MR. HICKMAN:This gentlemen down here.

Q:(Name and affiliation inaudible.) How do you see the peace process being implemented and protected in the future without the American forces? As far as I have heard it’s being stated here the American forces are meant to be out by June next year. Are the Europeans — (word inaudible) – without them?

MR. BILDT:Oh, I mean in purely military terms, yes. But that’s beside the point. It’s a question of the political commitment to the security and stability of Europe. And as I said, you can’t treat Bosnia as something that is divorced from the wider issues of European security and stability. It is an integral part of it.

I said in much the same way as during the past 40, 50 years, the challenges were really Berlin, Germany, the war, the barbed wire, the 19 Soviet divisions — whatever. All of that is gone, but a lot of the challenges and tensions that we have are now down in south eastern Europe. And in much the same way as we need an American commitment to European security in the Central part, we need it in that other part of Europe.

And I don’t think there will be a need for American forces in Europe in excess of American forces in Europe that are planned to be there anyhow. What I would see is that we will have to look at regional arrangements and that one perhaps would have to look at the geographical deployment of those forces. They are not deployed to counter a Soviet threat that is no longer there, there are other threats and other tensions and other uncertainties that must be dealt with. And then, of course, the deployment pattern of those forces could be changed accordingly.

And thus often I hear when I hear part of the American debate, there’s a question of taking the boys home. I mean, that’s not the case. The American boys in Bosnia are not from America, they are from Germany, in the sense that that’s their main basing areas, all of them. There are very, very few continental U.S. forces involved in the peacekeeping. So it’s a question of where in Europe do you base and deploy and train the forces that you have committed to European security and stability, and part of that problem is going to be Bosnia and south eastern Europe. So I think we should approach it from this angle after the departure of SFOR, because the SFOR force, as it is now, is not going to be needed after next year.


Q:Tom Gilden, NPR. Defense Secretary Bill Cohen, on his recent trip, echoed a line we’ve heard often from military people in Bosnia, and that is that the military side of implementation is going very well and the civilian side is not. And there’s always a certain amount of blaming the civilian agencies and those responsible for them for being behind the progress on the military side. When you hear that, how do you feel?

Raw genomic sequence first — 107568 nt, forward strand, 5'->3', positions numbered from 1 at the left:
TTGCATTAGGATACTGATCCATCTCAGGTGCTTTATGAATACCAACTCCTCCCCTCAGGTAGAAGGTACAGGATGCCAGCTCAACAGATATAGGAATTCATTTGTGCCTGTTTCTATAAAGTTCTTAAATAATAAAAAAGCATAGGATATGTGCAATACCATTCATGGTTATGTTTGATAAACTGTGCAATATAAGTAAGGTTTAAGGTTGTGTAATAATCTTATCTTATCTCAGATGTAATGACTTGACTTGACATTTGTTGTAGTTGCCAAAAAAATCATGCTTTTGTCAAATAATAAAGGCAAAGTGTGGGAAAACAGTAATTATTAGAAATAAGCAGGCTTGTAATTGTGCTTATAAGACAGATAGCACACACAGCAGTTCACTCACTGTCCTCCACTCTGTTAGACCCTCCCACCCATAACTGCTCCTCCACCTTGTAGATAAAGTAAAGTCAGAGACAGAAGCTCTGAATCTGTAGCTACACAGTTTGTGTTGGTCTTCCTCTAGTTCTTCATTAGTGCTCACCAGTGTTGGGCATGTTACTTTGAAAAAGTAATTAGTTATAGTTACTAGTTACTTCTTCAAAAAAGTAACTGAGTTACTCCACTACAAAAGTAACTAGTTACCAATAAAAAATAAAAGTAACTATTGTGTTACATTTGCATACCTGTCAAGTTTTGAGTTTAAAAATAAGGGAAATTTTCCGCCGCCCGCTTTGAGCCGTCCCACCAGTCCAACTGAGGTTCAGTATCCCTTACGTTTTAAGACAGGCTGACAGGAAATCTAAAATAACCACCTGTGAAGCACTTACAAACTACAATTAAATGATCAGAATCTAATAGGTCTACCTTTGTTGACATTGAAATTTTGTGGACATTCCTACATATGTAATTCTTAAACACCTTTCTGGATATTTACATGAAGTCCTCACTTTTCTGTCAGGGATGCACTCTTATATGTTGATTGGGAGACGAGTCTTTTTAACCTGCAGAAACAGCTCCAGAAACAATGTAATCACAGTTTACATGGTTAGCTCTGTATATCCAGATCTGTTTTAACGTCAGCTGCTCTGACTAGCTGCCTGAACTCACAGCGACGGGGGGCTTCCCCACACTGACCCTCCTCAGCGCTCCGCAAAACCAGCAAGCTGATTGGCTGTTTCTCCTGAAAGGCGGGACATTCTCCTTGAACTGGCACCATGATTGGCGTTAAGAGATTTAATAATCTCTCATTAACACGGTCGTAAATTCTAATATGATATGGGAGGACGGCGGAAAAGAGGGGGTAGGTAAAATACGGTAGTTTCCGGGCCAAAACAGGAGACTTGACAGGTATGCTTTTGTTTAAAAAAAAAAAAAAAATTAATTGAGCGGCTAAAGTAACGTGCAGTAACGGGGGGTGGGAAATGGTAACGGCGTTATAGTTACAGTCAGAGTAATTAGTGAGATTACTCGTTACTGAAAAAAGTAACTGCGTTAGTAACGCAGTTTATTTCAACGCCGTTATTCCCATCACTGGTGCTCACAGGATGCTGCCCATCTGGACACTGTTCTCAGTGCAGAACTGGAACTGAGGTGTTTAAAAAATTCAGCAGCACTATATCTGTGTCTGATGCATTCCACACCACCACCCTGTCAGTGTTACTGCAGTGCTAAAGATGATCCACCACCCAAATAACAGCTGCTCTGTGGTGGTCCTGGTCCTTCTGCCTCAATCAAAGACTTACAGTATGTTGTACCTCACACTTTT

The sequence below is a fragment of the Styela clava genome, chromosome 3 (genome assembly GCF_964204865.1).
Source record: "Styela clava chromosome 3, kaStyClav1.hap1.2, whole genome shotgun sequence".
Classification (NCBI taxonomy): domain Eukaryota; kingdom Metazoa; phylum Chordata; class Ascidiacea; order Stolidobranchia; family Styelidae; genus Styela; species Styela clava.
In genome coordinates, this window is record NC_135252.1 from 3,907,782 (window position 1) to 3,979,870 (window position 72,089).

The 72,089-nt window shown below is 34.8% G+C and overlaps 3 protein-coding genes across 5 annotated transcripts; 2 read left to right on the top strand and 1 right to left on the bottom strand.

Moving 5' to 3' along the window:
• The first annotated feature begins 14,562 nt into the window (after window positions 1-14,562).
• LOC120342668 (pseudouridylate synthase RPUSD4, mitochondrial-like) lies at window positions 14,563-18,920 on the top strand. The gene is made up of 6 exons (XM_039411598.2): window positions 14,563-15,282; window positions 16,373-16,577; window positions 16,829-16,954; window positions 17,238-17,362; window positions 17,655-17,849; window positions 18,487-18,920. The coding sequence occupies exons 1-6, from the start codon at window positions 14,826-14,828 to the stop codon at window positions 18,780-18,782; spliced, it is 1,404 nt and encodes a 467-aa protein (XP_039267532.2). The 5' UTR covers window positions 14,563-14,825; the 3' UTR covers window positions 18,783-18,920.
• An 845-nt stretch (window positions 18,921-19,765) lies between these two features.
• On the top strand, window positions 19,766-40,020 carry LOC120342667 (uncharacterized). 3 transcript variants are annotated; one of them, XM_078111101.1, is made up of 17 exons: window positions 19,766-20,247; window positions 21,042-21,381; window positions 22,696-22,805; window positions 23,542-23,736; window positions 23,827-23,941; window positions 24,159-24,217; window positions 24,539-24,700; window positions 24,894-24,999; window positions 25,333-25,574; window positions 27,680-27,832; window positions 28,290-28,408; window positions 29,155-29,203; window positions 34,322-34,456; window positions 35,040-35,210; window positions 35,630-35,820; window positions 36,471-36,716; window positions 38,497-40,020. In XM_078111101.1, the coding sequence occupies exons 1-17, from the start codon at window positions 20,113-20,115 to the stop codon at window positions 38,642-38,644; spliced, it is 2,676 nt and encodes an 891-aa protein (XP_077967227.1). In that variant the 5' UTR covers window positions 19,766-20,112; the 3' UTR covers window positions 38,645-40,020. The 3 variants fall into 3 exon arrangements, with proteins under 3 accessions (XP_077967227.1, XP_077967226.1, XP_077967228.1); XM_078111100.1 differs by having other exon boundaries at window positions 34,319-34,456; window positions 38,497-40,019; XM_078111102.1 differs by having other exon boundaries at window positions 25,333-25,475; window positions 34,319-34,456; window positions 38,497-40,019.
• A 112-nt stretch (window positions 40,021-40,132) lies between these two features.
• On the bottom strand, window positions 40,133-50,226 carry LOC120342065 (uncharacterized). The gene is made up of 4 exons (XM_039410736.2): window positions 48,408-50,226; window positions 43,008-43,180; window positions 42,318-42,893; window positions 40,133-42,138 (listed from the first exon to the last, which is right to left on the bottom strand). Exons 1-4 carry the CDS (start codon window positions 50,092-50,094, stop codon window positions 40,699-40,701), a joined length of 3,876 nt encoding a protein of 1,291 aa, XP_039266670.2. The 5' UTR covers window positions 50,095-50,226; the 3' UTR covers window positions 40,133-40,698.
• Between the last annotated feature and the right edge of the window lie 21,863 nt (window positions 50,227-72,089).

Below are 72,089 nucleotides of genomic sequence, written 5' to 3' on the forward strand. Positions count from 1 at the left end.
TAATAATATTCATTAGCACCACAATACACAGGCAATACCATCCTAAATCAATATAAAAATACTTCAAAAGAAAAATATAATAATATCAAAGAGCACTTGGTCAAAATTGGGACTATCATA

MR. BILDT:Well, it’s somewhat naive, as I said in the beginning. I mean, there’s a fundamental difference between to divide — you take two tanks and you say, “You go there, and you go there, otherwise I’ll bomb you.” which is the essential military task, and then make certain that the tanks remain there, or take their ammunition off, or something like that.

And to take a society that has been utterly destroyed — I mean, the destruction in Bosnia — 60 percent of their houses are destroyed. Society is torn apart. I would say the physical destruction, that is massive, is the least of the problems. It’s the psychological destruction, the political destruction of society, families, human beings. And to treat that in parallel with deadlines that you can have when you just separate tanks is, of course, to somewhat underestimate the difficulties associated with rebuilding a society that’s had — there have been 42 months of year; so far, 17 months of peace.

I sometimes make the comparison — you can discuss it; lots of arguments against it — May 1945 when Europe was in ruins. It took quite some time to come back for Europe. If we say that that’s the case in Bosnia, then we are in our September of 1946, if we take the corresponding time schedule. The time factor is very important when it comes to healing a society.

And societies don’t heal and come together according to military time scales. I wish they would, but they don’t.

MR. HICKMAN:Yes, right here.

Q:Joanna Allison from Voice of America. How would you assess the situation in Brcko, which seems to remain the most problematic point in Bosnia, especially in the light of the oncoming local elections? Even today we had some problems there, demonstrations and —